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AFLP: not only for fingerprinting, but for positional cloning

Mannie Liscum(1) and Paul Oeller(2)

Department of Plant Biology
Carnegie Institution of Washington
Stanford, CA 94305

(1)Current address: (site contains updated information)
Division of Biological Sciences
105 Tucker Hall
University of Missouri
Columbia, MO 65211
phone: 573-882-2672
fax: 573-882-0123

(2)Current address: DNA Plant Technology Corporation
6701 San Pablo Avenue
Oakland, CA 94609
phone: 510-547-2395
fax: 510-547-2817

NOTE: The protocol presented below is based on the Amplified Fragment Length Polymorphism (AFLP) technology developed by Marc Zabeau and colleagues at Keygene N.V., Agrobusiness Park 90, P.O. Box 216, NL-6700 AE Wageningen, Netherlands (Zabeau, 1992; Zabeau and Vos, 1993; Vos et al., 1995). The AFLP technology is covered by patents and patent applications owned by Keygene N.V. Both, Life Technologies (Gathersberg, MD, USA) and Perkin Elmer (Applied Biosystems Division, Foster City, CA, USA) market research kits (under license) for AFLP fingerprinting of plant DNAs.

Background Rational

AFLP as developed by Keygene, was designed as a highly sensitive method for DNA fingerprinting to be used in a variety of fields, including plant and animal breeding, medical diagnostics, forensic analysis and microbial typing, to name a few. We are using this technology to generate DNA based markers for cloning genes involved in phototropic responses in higher plants that have only been identified genetically by mutant phenotype(s) (see Liscum and Briggs, 1995). We have had tremendous success to date using the technology decribed below (see pg. 4). (Recently, Thomas et al. (1995) reported the use of AFLP technology in the identification of tightly linked markers flanking (within 15.5 Kb) the Cf-9 resistance gene of tomato. Although the Cf-9 gene had been previously isolated via transposon tagging the rapid identification of markers within 15.5 Kb of the locus provide support for the contention that AFLP technology can be exploited for gene isolation by positional cloning.) The "guts" of how AFLP works is summarized in the following paragraphs.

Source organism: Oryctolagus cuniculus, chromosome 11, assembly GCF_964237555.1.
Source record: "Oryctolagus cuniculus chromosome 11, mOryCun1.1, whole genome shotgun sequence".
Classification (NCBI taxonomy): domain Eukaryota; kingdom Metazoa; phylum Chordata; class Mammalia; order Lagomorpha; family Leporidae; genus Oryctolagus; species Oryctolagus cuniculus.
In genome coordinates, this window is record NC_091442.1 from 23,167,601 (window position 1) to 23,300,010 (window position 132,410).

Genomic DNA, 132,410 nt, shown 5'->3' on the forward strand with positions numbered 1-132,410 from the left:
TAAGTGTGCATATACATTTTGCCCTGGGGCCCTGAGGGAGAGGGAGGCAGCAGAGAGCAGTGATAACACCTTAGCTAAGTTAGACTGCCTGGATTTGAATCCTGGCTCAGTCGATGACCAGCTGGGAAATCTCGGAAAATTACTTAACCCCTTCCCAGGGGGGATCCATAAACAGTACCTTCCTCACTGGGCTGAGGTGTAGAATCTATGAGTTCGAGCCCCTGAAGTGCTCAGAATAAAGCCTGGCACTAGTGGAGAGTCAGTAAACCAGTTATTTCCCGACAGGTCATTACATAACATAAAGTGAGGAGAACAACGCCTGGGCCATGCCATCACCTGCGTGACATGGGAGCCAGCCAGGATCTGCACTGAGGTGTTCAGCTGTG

The power of AFLP is based upon the molecular genetic variations that exist between closely related species, varieties or cultivars. These variations in DNA sequence are exploited by the AFLP technology such that "fingerprints" of particular genotypes can be routinely generated. These "fingerprints" are simply RFLPs visualized by selective PCR amplification of DNA restriction fragments. In order to give a brief summary of the working theory behind AFLP we will describe the technique as we use it to generate AFLPs between two Arabidopsis ecotypes, Columbia and Landsberg erecta. 1) Genomic DNA from each ecotype is digested to completion with two restriction enzymes, one EcoRI (having a 6 bp recognition site) and the other MseI (having a 4 bp recognition site). EcoRI cuts ~ every 2-2.5 Kb in Arabidopsis, while MseI cuts ~ every 300-400 bp. Thus a large number of fragments are generated with relative abundances as such: MseI-MseI >>> MseI-EcoRI >>> EcoRI-EcoRI. As discussed below we target the MseI-EcoRI and EcoRI-EcoRI fragments for analysis. 2) Specific ds oligonucleotide adapters (~ 25-30 bp) are ligated to the restricted DNA fragments. 3) Oligos homologous to the adapters, but having extensions at the 3'-end are used to amplify a subset of the DNA fragments. These extensions can vary in length from 1 to 3 bp, but are of defined length for a given primer. The sequence of the extension can also vary from one primer to another but is of a single, defined sequence within a given primer. The selective nature of AFLP-PCR is based on the 3' extensions on the oligonucleotide primers. Since these extensions are not homologous to adapter sequence, only plant DNA fragments complementary to the extensions will be amplified due to the inability of Taq DNA polymerase, unlike some other DNA polymerases, to extend DNAs if mismatches occur at the 3'-end of a molecule that is being synthesized. Therefore only a subset of the entire genome is amplified in any reaction. For example, if 2 bp extensions are used only one in 256 molecules is amplified assuming Taq polymerase cannot tolerate mismatches as discussed above. However, since MseI-MseI fragments predominate the population of fragments to be amplified, we need to further limit the number of fragments that are actually visualized so that a manageable number is observed. We do this by labeling the primer directed against the EcoRI-adapter sequence since MseI-EcoRI and EcoRI-EcoRI fragments will be a more limiting subset of the total DNA fragments. Finally, the amplified DNAs are separated on a polyacrylamide gel (sequencing type) and an autoradiograph is generated.